The Food and Drug Administration’s official definition of “healthy” should steer consumers toward fruits, vegetables, and other under-consumed healthy foods—and away from their unhealthy competitors in the processed food aisles, according to comments submitted to the agency by the nonprofit Center for Science in the Public Interest. Since September 2016, the FDA has been seeking public comment on an updated definition for the term, last defined by the agency in the 1990s.
Besides steering consumers toward fruits and vegetables, the definition of “healthy” should also sharply limit added sugars and retain or tighten current limits on sodium, cholesterol, and saturated fat. CSPI supports allowing “healthy” claims on foods that are high in total fat but low in saturated fat. CSPI also supports a requirement that any grains in “healthy” foods should be 100 percent whole grains or bran. And, the term should be excluded from labels for fruit juices, red and processed meats, alcoholic beverages, sugar-sweetened beverages, candy, and any foods containing partially hydrogenated oils, according to the group.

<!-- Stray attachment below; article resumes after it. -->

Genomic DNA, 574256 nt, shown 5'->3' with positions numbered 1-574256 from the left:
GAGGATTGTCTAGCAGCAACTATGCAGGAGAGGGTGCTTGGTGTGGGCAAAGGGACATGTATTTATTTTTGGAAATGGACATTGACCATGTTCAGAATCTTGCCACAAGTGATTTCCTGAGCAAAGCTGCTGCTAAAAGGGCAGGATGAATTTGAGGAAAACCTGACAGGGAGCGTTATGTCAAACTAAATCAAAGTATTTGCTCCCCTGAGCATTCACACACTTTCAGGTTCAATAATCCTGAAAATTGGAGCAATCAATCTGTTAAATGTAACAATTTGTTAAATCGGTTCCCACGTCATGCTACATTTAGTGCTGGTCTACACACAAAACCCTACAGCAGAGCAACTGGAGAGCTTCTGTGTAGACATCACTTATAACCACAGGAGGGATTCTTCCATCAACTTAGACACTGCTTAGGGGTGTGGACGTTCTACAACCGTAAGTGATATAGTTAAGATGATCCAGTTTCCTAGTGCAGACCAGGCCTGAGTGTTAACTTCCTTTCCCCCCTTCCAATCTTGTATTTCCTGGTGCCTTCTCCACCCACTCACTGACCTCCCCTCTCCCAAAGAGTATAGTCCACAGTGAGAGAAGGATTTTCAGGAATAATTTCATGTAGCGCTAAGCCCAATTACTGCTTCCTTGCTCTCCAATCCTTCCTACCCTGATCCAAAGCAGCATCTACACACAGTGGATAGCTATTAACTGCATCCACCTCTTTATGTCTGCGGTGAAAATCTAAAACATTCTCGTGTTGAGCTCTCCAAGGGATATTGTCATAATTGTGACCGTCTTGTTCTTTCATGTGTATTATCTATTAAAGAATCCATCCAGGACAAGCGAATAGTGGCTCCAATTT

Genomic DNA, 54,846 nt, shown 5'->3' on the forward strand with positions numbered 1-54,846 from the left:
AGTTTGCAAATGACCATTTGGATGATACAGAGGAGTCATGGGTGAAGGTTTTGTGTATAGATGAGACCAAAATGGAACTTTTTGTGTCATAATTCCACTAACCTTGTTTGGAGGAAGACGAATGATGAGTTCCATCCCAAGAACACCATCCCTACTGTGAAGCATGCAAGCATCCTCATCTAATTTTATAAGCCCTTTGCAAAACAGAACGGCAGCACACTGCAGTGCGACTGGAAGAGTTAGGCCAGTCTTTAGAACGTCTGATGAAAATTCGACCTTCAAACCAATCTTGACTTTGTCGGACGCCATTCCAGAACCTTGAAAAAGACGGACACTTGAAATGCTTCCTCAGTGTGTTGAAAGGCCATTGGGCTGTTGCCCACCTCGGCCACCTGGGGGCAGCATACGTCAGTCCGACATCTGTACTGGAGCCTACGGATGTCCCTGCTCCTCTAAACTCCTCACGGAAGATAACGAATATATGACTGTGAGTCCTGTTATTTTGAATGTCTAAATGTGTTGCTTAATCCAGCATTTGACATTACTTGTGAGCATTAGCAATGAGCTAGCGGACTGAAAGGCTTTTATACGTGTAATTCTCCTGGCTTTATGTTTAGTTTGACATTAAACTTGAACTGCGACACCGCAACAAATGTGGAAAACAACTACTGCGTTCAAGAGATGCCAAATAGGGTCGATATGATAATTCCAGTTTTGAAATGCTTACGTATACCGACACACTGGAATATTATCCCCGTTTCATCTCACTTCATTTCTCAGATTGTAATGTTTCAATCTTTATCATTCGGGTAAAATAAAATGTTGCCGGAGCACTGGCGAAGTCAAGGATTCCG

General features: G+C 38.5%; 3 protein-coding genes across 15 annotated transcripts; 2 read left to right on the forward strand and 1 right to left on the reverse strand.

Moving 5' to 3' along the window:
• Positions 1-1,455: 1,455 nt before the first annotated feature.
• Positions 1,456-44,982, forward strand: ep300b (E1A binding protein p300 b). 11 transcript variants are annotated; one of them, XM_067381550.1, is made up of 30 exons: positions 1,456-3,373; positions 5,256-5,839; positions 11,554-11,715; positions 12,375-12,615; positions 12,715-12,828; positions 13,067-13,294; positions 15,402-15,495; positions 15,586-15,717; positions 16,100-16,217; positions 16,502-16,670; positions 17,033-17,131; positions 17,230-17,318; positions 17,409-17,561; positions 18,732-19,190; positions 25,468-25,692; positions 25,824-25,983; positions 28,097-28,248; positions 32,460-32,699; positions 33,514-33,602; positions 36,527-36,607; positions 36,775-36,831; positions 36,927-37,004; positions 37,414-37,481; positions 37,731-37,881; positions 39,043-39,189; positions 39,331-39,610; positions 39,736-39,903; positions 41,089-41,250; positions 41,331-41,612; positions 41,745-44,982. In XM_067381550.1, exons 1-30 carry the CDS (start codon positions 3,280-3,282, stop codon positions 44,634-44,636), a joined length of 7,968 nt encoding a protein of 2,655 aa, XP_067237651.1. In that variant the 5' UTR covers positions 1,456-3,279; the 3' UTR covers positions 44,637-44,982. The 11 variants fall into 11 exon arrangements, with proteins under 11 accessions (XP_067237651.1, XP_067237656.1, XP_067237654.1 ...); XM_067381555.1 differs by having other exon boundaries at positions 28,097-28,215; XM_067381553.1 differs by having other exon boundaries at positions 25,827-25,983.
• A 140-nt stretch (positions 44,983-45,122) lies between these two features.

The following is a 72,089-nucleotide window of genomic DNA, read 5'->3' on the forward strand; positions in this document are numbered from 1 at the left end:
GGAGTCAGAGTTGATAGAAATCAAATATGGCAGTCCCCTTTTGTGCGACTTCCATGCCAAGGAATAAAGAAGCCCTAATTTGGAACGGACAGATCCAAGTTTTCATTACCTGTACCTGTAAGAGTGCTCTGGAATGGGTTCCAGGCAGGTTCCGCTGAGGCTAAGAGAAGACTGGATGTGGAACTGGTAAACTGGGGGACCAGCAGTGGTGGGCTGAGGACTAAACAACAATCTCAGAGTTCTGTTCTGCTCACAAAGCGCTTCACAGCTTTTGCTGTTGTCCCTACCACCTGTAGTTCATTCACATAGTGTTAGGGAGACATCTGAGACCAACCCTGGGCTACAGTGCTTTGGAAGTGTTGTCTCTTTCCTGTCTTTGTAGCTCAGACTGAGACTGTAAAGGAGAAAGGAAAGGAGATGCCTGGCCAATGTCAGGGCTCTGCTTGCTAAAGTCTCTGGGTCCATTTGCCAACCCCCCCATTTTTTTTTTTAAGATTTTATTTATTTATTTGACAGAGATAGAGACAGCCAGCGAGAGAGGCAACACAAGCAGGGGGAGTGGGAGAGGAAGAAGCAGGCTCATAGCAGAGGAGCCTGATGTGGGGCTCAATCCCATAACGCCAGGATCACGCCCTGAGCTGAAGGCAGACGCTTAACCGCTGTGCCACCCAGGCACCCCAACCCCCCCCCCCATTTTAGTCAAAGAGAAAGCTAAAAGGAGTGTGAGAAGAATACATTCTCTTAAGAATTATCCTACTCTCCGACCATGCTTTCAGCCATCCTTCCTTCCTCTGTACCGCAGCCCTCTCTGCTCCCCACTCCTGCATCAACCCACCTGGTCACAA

However, CSPI warned that loosening or replacing some nutrient criteria with weak food-based criteria, as some have advocated, would open a huge new loophole that would lead to deception.
“Allowing some products to carry a ‘healthy’ claim because they contain a minimal amount of a fruit, vegetable, or other recommended food would just make it easier for veggie chips and ‘fruit’ snacks to compete with fresh fruits and vegetables,” said CSPI senior nutritionist Lindsay Moyer. “No matter how FDA defines the term, consumers should realize that manufacturers will mostly be interested in using ‘healthy’ for marketing purposes—to sell you more processed food that you may not need.”